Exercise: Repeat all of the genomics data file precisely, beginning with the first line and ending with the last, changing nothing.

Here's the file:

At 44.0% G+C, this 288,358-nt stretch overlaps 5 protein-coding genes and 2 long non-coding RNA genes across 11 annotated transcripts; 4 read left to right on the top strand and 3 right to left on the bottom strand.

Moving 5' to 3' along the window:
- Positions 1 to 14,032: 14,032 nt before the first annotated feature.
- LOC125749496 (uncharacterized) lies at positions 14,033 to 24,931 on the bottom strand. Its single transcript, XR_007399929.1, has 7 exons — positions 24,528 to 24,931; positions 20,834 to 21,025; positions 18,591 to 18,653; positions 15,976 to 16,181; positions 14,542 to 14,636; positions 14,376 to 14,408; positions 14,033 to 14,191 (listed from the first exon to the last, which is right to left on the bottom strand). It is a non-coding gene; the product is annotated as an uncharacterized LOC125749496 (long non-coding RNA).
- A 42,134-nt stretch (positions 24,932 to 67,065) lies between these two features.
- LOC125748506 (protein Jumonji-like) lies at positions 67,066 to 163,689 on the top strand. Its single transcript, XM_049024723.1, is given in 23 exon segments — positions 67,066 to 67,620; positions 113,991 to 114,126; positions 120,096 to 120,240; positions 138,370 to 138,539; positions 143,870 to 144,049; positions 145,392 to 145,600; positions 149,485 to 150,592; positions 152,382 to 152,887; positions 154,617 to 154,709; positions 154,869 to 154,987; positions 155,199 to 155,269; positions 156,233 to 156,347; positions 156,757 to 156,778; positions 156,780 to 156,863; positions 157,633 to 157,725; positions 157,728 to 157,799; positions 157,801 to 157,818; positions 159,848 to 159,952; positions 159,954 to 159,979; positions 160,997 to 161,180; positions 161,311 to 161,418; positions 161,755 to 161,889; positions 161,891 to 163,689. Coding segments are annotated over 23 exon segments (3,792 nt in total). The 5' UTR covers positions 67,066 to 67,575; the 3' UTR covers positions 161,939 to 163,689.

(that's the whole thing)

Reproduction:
At 44.0% G+C, this 288,358-nt stretch overlaps 5 protein-coding genes and 2 long non-coding RNA genes across 11 annotated transcripts; 4 read left to right on the top strand and 3 right to left on the bottom strand.

Moving 5' to 3' along the window:
- Positions 1 to 14,032: 14,032 nt before the first annotated feature.
- LOC125749496 (uncharacterized) lies at positions 14,033 to 24,931 on the bottom strand. Its single transcript, XR_007399929.1, has 7 exons — positions 24,528 to 24,931; positions 20,834 to 21,025; positions 18,591 to 18,653; positions 15,976 to 16,181; positions 14,542 to 14,636; positions 14,376 to 14,408; positions 14,033 to 14,191 (listed from the first exon to the last, which is right to left on the bottom strand). It is a non-coding gene; the product is annotated as an uncharacterized LOC125749496 (long non-coding RNA).
- A 42,134-nt stretch (positions 24,932 to 67,065) lies between these two features.
- LOC125748506 (protein Jumonji-like) lies at positions 67,066 to 163,689 on the top strand. Its single transcript, XM_049024723.1, is given in 23 exon segments — positions 67,066 to 67,620; positions 113,991 to 114,126; positions 120,096 to 120,240; positions 138,370 to 138,539; positions 143,870 to 144,049; positions 145,392 to 145,600; positions 149,485 to 150,592; positions 152,382 to 152,887; positions 154,617 to 154,709; positions 154,869 to 154,987; positions 155,199 to 155,269; positions 156,233 to 156,347; positions 156,757 to 156,778; positions 156,780 to 156,863; positions 157,633 to 157,725; positions 157,728 to 157,799; positions 157,801 to 157,818; positions 159,848 to 159,952; positions 159,954 to 159,979; positions 160,997 to 161,180; positions 161,311 to 161,418; positions 161,755 to 161,889; positions 161,891 to 163,689. Coding segments are annotated over 23 exon segments (3,792 nt in total). The 5' UTR covers positions 67,066 to 67,575; the 3' UTR covers positions 161,939 to 163,689.